About the dealer

About the object


Circa 1880

This striking sculpture is a 'Jizai okimono' which translates as 'freely moving decorative object' of which the earliest is thought to be an iron articulated dragon by Myochin Muneaki. It is dated 1713 and is in the collections of the Tokyo National Museum.

The craftsmanship of this large carved ivory dragon is quite exceptional and the huge number of individual parts allows for a greater range of movement than would be expected; the body undulates, the legs and claws move freely and the head sways from side to side.

The dragon has the body of a serpent, scales of a carp, claws of an eagle and the antlers of a deer; it is associated with water and its breath forms clouds which cause it to rain. This water spirit was incorporated into local Buddhist beliefs as the religion spread throughout Asia, and Japan was no exception. The dragon as a water god and ancestor of the first Japanese Emperor already featured in Shinto tradition and was readily absorbed into Japanese Buddhism as a protective spirit.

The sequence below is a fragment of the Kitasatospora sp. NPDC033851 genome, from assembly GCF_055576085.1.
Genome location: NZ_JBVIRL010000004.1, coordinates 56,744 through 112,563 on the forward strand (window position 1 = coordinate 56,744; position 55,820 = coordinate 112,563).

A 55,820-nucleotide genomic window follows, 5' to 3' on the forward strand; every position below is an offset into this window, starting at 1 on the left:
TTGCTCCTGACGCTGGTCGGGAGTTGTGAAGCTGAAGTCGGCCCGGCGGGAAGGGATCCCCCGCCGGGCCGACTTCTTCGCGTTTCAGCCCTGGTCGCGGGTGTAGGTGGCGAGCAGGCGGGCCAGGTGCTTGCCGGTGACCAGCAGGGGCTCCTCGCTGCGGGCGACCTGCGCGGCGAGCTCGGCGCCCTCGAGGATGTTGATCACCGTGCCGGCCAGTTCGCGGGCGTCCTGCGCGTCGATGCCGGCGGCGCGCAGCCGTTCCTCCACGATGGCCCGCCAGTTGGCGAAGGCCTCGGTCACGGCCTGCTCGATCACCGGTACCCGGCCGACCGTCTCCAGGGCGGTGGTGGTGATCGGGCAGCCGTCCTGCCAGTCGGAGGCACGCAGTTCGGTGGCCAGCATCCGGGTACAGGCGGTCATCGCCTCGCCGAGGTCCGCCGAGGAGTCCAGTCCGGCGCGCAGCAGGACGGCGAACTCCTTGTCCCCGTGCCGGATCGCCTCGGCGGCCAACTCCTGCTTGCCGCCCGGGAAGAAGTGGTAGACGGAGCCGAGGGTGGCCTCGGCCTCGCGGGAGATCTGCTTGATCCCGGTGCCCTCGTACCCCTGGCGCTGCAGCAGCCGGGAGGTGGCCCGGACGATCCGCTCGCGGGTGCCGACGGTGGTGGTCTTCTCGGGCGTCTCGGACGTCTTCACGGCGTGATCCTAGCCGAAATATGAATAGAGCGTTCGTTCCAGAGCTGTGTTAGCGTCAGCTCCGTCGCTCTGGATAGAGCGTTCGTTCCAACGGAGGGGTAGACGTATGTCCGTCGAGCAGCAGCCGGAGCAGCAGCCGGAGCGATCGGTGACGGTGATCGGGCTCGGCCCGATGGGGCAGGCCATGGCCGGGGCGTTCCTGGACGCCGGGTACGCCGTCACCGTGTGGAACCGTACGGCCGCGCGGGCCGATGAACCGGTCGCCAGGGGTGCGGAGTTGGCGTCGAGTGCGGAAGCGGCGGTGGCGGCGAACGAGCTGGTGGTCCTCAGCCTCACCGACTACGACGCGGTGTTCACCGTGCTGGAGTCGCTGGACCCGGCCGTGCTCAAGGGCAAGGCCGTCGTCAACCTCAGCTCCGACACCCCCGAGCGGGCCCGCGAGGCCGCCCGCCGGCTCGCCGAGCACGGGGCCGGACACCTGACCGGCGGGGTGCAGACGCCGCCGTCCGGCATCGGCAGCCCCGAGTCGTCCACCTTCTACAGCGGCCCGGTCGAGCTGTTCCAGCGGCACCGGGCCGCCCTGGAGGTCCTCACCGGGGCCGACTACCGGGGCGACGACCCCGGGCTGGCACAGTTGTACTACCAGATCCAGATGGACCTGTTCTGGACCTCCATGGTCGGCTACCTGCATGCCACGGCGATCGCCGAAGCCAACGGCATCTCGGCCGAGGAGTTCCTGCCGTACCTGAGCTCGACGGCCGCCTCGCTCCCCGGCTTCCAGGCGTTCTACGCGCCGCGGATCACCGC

The masters of ivory carving had been employed in creating the exquisite netsuke which gentlemen used to safeguard their pouches which were used before the invention of pockets. However, with the opening of the markets with the West towards the end of the 19th century western clothes with pockets were also adopted and these creative ivory sculptors employed their skills to form okimono such as this superb dragon.


W 112cm, 44"

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